Transitioning from Indoor to Outdoor Riding (Part 2)


In Part 1 of Transitioning from Indoor to Outdoor Riding we touched on gear, safety, and maintaining aspects of indoor cycling. In Part 2, we’ll focus on retaining variety in workouts, how to get the most out of key workouts, and bike handling. If you missed Part 1 check it out below!
Transitioning from Indoor to Outdoor Riding


Hopefully by now you’ve been able to get out on the road at least a few times and maybe even snuck in an early season race. While it’s still early in the season keep these tips in mind in order to continue building through racing season and maximize your cycling training this summer.

Maintaining variety in workouts.

Mix it up! Avoid falling into the trap of monotonous workouts outside. Going on that same ride, on the same road, at the same pace can lead to mental and physical staleness.  Stay fresh by varying intensity, volume, and route during your rides.

Intensity. Working at different intensities during rides will work different energy systems making you a better all-around rider. After throwing down intervals on the trainer all winter long, sometimes we gravitate towards the same long endurance ride during the summer months. It’s important to work at different intensities to have depth as a rider. If you always go on that “long ride,” you’ll find you lose that top end and feel like you only have “one speed.” Two examples of workouts that incorporate intensity are hill repeats and efforts at (or above) race pace.

Volume. Intensity and volume are linked. Generally, as intensity of a workout goes up, volume decreases. For example, an endurance ride is going to tend to be longer than a hard interval ride. Larger volume and lesser intensity for the endurance ride in contrast to smaller volume and higher intensity bouts for the interval workout. Remember, quality over quantity. The longer the ride doesn’t necessarily mean the more beneficial the ride.

Route. It’s natural to have a favorite route but avoid doing all your riding on the same roads. There are plenty of great cycling roads in the area. Riding a variety of routes and incorporating new routes will help keep you on your toes (or on the edge of your saddle) mentally and physically.  Mentally, the change of scenery keeps rides fun, helps avoid monotony, and promotes mental sharpness. Variety increases attentiveness versus riding on “autopilot.” Physically, the different terrain – flats, rollers, and hills – opens more opportunity to build bike handling skills, develops breadth as a rider and ability to ride different types of courses.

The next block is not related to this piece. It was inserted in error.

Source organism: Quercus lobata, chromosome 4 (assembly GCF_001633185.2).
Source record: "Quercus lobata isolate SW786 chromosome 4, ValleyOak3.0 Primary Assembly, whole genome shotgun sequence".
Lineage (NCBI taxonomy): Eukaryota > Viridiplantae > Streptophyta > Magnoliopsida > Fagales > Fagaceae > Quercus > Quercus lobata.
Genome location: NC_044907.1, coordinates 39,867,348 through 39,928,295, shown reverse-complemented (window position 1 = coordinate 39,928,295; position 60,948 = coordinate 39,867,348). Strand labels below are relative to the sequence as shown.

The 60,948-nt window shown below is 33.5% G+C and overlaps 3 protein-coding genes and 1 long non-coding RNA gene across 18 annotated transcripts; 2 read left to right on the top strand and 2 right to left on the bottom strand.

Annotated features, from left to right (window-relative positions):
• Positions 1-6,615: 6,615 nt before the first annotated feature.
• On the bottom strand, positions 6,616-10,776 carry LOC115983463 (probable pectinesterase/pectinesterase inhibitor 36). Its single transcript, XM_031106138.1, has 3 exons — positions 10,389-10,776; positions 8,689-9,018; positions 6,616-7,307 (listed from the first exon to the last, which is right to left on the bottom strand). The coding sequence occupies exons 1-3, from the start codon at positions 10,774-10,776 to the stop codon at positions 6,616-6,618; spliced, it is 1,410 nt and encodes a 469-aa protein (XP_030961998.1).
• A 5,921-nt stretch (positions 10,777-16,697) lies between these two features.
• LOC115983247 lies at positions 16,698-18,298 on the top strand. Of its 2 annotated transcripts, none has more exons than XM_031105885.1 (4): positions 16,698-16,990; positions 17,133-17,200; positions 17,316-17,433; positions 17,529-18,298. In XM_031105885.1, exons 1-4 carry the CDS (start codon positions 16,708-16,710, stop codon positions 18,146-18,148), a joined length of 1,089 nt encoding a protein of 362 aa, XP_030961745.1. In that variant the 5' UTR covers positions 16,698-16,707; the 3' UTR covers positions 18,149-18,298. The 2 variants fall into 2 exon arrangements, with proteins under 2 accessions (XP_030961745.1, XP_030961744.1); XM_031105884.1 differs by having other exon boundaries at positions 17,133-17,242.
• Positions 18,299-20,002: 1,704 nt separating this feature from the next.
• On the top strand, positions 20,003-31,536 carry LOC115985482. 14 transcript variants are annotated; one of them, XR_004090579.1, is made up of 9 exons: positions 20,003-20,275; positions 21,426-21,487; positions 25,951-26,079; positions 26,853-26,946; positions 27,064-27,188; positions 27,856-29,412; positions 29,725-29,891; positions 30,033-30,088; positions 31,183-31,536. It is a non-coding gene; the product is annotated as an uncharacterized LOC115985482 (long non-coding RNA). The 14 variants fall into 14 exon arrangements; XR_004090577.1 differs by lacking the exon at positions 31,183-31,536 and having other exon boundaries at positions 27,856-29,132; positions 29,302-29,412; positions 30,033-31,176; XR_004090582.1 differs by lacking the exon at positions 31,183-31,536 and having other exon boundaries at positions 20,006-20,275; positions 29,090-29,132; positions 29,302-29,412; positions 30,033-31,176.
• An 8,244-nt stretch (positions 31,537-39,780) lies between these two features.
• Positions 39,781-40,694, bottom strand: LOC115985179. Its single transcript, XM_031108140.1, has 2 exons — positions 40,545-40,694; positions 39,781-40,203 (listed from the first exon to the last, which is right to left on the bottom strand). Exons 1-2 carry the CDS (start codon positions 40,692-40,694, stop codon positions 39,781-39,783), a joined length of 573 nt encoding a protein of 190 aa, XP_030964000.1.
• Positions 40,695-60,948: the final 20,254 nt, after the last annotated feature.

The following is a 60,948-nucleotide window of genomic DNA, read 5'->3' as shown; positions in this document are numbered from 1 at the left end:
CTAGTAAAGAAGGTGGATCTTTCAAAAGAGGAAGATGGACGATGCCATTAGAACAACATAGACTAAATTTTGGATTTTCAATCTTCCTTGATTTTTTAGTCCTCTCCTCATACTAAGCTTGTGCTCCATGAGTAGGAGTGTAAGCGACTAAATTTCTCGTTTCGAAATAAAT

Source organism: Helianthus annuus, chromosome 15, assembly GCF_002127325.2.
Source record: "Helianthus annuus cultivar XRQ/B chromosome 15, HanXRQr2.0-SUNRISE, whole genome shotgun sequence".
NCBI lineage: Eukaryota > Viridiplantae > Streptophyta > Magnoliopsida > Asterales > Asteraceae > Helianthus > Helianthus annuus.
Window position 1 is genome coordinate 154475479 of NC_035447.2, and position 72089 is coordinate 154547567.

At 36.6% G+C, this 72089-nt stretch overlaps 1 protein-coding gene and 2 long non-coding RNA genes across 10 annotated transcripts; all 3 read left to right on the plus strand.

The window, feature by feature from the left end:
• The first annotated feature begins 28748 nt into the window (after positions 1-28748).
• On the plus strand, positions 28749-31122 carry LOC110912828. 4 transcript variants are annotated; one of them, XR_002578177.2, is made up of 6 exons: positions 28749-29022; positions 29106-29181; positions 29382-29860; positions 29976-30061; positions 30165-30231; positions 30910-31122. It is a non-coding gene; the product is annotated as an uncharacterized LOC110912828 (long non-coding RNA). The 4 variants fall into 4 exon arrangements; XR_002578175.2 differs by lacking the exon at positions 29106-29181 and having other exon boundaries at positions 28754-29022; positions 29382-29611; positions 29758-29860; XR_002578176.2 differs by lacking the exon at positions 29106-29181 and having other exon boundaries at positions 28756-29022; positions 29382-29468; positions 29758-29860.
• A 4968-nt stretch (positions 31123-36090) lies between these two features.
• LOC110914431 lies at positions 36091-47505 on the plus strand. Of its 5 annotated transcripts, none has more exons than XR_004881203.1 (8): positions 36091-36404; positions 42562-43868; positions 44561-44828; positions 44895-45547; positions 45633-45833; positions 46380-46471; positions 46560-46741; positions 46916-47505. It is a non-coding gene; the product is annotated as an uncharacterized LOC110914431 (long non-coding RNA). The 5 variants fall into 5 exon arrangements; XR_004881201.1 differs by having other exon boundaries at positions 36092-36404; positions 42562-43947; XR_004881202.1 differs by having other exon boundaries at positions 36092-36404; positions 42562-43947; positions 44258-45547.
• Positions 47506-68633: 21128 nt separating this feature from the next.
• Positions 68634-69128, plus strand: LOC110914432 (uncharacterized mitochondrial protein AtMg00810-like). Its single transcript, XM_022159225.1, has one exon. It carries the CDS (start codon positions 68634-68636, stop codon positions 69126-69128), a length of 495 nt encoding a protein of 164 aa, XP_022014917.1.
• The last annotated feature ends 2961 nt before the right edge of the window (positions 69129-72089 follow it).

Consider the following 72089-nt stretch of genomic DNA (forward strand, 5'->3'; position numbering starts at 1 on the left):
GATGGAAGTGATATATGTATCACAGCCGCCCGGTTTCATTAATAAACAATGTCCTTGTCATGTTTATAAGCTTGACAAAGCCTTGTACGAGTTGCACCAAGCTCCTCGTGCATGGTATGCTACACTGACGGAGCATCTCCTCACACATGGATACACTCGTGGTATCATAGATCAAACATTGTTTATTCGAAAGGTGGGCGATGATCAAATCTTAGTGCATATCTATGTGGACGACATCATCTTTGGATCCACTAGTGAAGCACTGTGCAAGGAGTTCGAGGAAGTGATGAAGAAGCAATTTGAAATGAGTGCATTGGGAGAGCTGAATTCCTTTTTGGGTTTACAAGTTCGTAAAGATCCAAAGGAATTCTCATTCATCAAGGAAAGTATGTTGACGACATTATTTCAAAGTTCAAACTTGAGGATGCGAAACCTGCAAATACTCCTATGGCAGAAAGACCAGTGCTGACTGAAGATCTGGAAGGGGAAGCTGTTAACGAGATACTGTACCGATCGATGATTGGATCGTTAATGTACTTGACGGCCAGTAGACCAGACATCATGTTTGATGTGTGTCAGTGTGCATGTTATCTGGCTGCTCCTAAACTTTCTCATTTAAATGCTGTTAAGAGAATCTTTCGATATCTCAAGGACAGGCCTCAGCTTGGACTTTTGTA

In the same way that doing the same workout over and over will not yield improvements, riding the same route repeatedly will not either. There must be variety and progression in training to keep making gains.

A prime example of over-riding a route would be athletes preparing for Ironman Wisconsin. We’re fortunate to have the course in our backyard, but over-riding the loop can lead to mental and physical staleness. Go check out some new scenery once in a while!

Remember to always check out roads and routes prior. Exploring can be fun a bike but don’t get caught on heavily trafficked non-cycling friendly roads. Safety is always number one!

Getting the most out of key workouts.

There are more elements to deal with outside; traffic, other cyclists, road conditions, abiding to stop signs, and other road rules.  We’ve all had an interval cut short or interrupted during a ride on the roads – it happens. It’s easy to pawn off the trainer as a tool for the cold months or rainy days. Consider utilizing the trainer even during the summer months to do high intensity or interval work. Continuing to do key workouts indoor can be very beneficial. Without the additional external factors of the road we can hammer out intervals without interruption. It’s worth riding indoors once a week (even on a sunny day) if we can get a higher quality work out in.

Bike handling.

While indoor riding has large fitness benefits that translate outside, keep in mind that no amount of indoor training will equate to bike handling skills learned on the road. Cornering, climbing hills, descending and holding a line on the road are just a few riding skills only developed outdoors. Even tasks like hand signaling, reaching for a bottle or nutrition can take time to feel comfortable with. Take the time to practice skills such as these to build your riding comfort and to avoid hindering performance. Additionally, remember to check out course maps ahead of races in order to practice skills such as u-turns prior to the race, especially for technical courses.

As you dive deeper into summer training utilize these tips to get the most out of your cycling training, whether on the road or the trainer. Train smart. Be safe. Have fun. Happy riding!

Jessica Laufenberg